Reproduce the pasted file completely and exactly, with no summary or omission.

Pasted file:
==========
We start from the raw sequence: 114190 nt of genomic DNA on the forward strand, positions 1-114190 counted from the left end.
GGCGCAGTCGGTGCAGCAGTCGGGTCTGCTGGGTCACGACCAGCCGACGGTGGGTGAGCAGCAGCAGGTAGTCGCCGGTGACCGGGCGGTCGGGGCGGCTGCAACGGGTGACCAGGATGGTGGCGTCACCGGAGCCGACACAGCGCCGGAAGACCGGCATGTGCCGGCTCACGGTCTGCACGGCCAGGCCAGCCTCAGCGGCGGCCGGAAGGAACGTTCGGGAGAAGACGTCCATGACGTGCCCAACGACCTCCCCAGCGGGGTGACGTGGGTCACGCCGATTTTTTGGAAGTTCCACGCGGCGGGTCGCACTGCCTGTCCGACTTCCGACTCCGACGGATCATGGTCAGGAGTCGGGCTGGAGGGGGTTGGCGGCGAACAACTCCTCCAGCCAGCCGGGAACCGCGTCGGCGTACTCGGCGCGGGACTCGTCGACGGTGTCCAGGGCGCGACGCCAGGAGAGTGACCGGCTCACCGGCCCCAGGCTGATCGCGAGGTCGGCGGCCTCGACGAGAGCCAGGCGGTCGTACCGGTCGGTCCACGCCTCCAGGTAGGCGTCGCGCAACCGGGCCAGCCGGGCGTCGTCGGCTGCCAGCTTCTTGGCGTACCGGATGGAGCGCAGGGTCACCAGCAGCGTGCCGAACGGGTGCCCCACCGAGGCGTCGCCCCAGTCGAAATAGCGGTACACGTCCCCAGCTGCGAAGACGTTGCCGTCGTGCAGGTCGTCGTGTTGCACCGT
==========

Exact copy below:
We start from the raw sequence: 114190 nt of genomic DNA on the forward strand, positions 1-114190 counted from the left end.
GGCGCAGTCGGTGCAGCAGTCGGGTCTGCTGGGTCACGACCAGCCGACGGTGGGTGAGCAGCAGCAGGTAGTCGCCGGTGACCGGGCGGTCGGGGCGGCTGCAACGGGTGACCAGGATGGTGGCGTCACCGGAGCCGACACAGCGCCGGAAGACCGGCATGTGCCGGCTCACGGTCTGCACGGCCAGGCCAGCCTCAGCGGCGGCCGGAAGGAACGTTCGGGAGAAGACGTCCATGACGTGCCCAACGACCTCCCCAGCGGGGTGACGTGGGTCACGCCGATTTTTTGGAAGTTCCACGCGGCGGGTCGCACTGCCTGTCCGACTTCCGACTCCGACGGATCATGGTCAGGAGTCGGGCTGGAGGGGGTTGGCGGCGAACAACTCCTCCAGCCAGCCGGGAACCGCGTCGGCGTACTCGGCGCGGGACTCGTCGACGGTGTCCAGGGCGCGACGCCAGGAGAGTGACCGGCTCACCGGCCCCAGGCTGATCGCGAGGTCGGCGGCCTCGACGAGAGCCAGGCGGTCGTACCGGTCGGTCCACGCCTCCAGGTAGGCGTCGCGCAACCGGGCCAGCCGGGCGTCGTCGGCTGCCAGCTTCTTGGCGTACCGGATGGAGCGCAGGGTCACCAGCAGCGTGCCGAACGGGTGCCCCACCGAGGCGTCGCCCCAGTCGAAATAGCGGTACACGTCCCCAGCTGCGAAGACGTTGCCGTCGTGCAGGTCGTCGTGTTGCACCGT